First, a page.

Even the seemingly more attainable goal of passing the Secure and Fair Enforcement Regulation (SAFER) Banking Act, a bill that would give cannabis business access to traditional banking services, has failed to come to fruition yet. Bogged down by debate over the scope of the legislation, including whether the bill should include provisions to address the harms caused by the War on Drugs, passing the cannabis banking bill during the current Congress is uncertain at best.
As the lack of progress became evident, investment dollars flowing into the cannabis industry began to decline significantly. With new capital at a trickle and existing markets slowing, many companies were forced to reassess their plans for growth. At Trulieve, the leadership team realigned its plans, a process that began in mid-2022.
“We’ve got to really focus on cash generation and cash preservation,” Rivers says. “We need to get back to basics and fundamentals.”
For Rivers, addressing the fundamentals of cash generation meant leaning into successful markets. To keep sales in those markets strong, she knew the company needed to truly know its customer base to keep them coming back during challenging times.
“I’m really leaning into understanding ‘What’s the consumer doing? How does the consumer respond within our industry when there’s more pressure on the wallet? When they’re having to make choices when eggs are more expensive, when gas is more expensive? And when they still really want to go on that vacation that they haven’t been able to go on in years? Where do we stack up?’”
Along with a recommitment to the customer experience, Trulieve’s plan to maintain cash generation includes focusing on core business fundamentals and a product line coveted by patients and consumers. The second half of the overall strategy for leaner times—cash preservation—would take more drastic steps.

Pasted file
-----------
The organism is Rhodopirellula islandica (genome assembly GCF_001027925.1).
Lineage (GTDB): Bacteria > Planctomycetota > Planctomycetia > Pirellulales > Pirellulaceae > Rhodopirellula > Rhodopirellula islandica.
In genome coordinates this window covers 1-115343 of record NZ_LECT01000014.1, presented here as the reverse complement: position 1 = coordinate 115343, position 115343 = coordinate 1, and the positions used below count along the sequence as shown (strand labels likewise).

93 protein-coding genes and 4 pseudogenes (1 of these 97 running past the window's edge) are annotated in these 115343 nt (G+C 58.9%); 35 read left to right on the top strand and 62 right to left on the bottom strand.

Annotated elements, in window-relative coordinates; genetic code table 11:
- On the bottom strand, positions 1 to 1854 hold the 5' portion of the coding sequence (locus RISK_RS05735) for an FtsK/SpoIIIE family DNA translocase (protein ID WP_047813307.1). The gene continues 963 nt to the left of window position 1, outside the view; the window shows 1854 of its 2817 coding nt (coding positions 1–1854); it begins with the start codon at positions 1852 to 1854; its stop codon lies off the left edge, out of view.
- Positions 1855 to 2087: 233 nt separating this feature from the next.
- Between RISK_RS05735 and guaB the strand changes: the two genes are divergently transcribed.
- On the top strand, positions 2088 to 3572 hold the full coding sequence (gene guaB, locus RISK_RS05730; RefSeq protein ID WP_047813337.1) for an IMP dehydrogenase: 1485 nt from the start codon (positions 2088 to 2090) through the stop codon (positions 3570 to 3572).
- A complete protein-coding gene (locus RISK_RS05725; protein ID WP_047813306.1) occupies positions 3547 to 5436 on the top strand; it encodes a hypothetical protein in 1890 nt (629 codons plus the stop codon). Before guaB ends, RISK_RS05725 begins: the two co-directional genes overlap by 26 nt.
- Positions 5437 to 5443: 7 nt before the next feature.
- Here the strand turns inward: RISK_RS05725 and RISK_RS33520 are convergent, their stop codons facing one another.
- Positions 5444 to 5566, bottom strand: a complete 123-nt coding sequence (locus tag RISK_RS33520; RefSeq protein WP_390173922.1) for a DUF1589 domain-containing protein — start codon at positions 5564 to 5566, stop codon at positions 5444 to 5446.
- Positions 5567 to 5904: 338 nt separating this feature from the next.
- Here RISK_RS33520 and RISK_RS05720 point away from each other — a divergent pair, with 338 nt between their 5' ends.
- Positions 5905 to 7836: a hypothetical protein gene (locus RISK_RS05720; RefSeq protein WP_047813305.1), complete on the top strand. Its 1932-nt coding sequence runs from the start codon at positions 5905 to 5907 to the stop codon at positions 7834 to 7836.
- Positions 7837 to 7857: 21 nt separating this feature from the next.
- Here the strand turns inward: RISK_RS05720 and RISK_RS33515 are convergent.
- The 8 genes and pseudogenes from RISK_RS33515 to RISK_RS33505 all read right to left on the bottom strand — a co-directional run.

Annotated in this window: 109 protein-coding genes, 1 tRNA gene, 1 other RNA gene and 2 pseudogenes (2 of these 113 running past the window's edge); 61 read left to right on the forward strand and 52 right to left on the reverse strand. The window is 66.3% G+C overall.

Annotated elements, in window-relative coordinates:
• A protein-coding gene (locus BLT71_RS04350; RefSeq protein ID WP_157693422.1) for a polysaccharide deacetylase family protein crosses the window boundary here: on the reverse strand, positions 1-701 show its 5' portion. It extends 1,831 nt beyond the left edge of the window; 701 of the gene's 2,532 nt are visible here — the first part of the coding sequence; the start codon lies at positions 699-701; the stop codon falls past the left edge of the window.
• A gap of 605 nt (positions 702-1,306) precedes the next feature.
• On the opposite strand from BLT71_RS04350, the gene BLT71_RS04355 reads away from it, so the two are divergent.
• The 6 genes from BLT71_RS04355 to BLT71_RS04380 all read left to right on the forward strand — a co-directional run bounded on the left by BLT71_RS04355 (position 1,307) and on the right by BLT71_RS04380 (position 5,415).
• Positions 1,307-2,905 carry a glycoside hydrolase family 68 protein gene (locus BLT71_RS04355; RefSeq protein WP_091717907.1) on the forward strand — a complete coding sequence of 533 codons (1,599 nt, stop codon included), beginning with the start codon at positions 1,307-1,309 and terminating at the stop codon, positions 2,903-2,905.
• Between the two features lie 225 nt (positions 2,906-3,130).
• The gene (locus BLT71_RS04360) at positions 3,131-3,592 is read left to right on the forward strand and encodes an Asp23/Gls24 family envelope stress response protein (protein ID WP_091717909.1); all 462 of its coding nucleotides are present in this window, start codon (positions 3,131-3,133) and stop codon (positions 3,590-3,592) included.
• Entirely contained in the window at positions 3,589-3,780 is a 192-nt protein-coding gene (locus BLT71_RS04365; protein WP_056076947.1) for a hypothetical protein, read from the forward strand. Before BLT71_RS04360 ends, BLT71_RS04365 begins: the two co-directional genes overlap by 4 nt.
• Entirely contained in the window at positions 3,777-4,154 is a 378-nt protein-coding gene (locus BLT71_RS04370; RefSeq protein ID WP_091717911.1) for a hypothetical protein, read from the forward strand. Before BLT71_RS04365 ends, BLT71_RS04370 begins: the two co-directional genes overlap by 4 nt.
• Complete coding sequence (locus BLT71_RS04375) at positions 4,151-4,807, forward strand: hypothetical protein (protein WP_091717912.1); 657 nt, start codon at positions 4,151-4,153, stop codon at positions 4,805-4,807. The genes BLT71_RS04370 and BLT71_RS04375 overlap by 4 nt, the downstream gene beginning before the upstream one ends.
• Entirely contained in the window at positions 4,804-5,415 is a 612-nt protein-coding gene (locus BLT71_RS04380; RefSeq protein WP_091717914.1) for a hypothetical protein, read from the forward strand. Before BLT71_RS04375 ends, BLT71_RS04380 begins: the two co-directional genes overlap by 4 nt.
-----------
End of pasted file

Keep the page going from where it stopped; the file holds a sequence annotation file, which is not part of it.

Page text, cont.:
In June 2023, Trulieve announced that it was winding down operations in Massachusetts, a move that included the shuttering of three dispensaries in the state. Trulieve closed the Grover Beach dispensry in June, which saw them exit the challenging California market after closing Palm Springs and Venice the year before. In a statement from the company at the time, Rivers said that the “difficult but necessary measures” would help Trulieve “focus on our business strategy of going deep in our core markets and jettisoning non-contributive assets” in a bid to preserve cash.
“These actions were taken to redirect resources towards markets with long-term growth potential where we have significant scale and depth such as Arizona, Florida and Pennsylvania,” she said when asked about the belt-tightening. “Rather than trying to be in all markets or filling a map with our footprint, we’re vigilant about driving forward with our strategy to build scale, going deep in markets we choose, as well as cash generation and cash preservation.”
Rivers says that 2023 has been a challenging year for Trulieve and the cannabis industry at large. But she says that the businesses’ strategy to generate and preserve cash gives it a measuring stick by which to gauge its success during a year of cutbacks and layoffs throughout the sector.
“We said early on that our financial strength and operational flexibility have prepared our team to withstand the market compression we are seeing in 2023 and stand firm in this belief,” Rivers says. “Right now, we’re controlling our controllables by continuing to set the standard for operational excellence, high-quality cannabis products and a differentiated customer experience.”
With that strategy in place, Rivers believes that Trulieve is well-positioned for 2024 and beyond.
“We’re at a little bit of a plateau right now,” Rivers says. “That doesn’t mean that there’s no growth ahead.”